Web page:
Many people looking to invest savings do so by purchasing a Buy to Let property where the monthly rent provides a regular income, probably with a better return than most short term savings accounts. However it is essential to check that the property, be it a house or a flat, can in fact be rented out. All leasehold flats have some form of restriction as to how they can be used and occupied and those restrictions can limit and even prohibit use as holiday lets or student lets.
In Bath, demand for both student and holiday accommodation is high but you must be sure you can use the property as you intended. Even if a Lease allows you to let the property, the Freeholder/Management Company have the ability to create and impose regulations on all leaseholders in the building which could prevent letting the property or even allowing lodgers. In addition to leasehold flats, the title to some leasehold and freehold houses also includes restrictions on use and occupation by only permitting, for example, “use as a single private residence in the occupation of one family” which clearly excludes holiday or student lets.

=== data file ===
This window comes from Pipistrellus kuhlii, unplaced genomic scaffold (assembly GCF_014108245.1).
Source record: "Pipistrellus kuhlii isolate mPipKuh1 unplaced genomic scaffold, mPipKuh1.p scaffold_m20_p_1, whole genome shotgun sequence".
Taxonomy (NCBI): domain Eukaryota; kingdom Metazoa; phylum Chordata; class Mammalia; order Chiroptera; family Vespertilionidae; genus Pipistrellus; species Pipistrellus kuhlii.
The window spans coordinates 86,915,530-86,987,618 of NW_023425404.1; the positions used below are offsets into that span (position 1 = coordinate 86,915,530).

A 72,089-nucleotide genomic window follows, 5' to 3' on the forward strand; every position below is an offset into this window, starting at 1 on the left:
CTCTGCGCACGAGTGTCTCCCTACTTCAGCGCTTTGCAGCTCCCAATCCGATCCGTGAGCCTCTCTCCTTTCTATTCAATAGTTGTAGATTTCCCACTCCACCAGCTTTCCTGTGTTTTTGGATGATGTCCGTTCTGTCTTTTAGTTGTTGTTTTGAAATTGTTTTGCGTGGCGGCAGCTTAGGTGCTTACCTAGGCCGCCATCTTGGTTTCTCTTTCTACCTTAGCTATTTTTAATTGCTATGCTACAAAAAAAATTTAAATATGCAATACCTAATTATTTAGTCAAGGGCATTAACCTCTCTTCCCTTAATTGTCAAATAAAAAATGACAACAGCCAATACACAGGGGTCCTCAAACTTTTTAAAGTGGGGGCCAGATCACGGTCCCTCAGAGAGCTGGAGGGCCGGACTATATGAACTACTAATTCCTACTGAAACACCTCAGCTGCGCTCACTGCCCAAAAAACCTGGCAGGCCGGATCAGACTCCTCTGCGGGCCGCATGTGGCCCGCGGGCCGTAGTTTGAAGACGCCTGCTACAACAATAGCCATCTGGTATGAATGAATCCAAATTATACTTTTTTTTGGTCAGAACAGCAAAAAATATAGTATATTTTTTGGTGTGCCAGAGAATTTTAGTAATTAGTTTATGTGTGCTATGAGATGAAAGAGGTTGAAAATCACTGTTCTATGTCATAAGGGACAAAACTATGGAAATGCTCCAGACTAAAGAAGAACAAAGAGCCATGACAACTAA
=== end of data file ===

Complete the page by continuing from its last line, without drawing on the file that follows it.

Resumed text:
There are also certain areas in Bath where mandatory licensing is in existence for Houses In Multiple Occupation (HMOs) and which is being phased in for all areas likely to comprise multi occupancy properties. Therefore it is essential to establish if the property lies within an area which is subject to mandatory licensing and to ensure that it complies with the required Planning Permission and Building Regulation requirements before it can be used and occupied as an HMO and before BANES will grant the required HMO Licence. It should be noted that whilst a property may already have an HMO Licence, this is not transferrable to the new owner, who will need to make their own application for a new Licence.
If an investor wishes to obtain Mortgage finance to assist with the purchase of their Buy to Let property, there are a variety of options available which include a specific Holiday Let Mortgage, a Mortgage where a sole borrower attending University wants to sub-let rooms to a third party, and also where the borrower’s income is too low to support the Mortgage repayments alone they can rent a room to make up the shortfall in the monthly repayments.
As an investment property, and not a Main or Sole Residence, the purchase will probably be subject to the higher rate of Stamp Duty effective from 1st April 2016.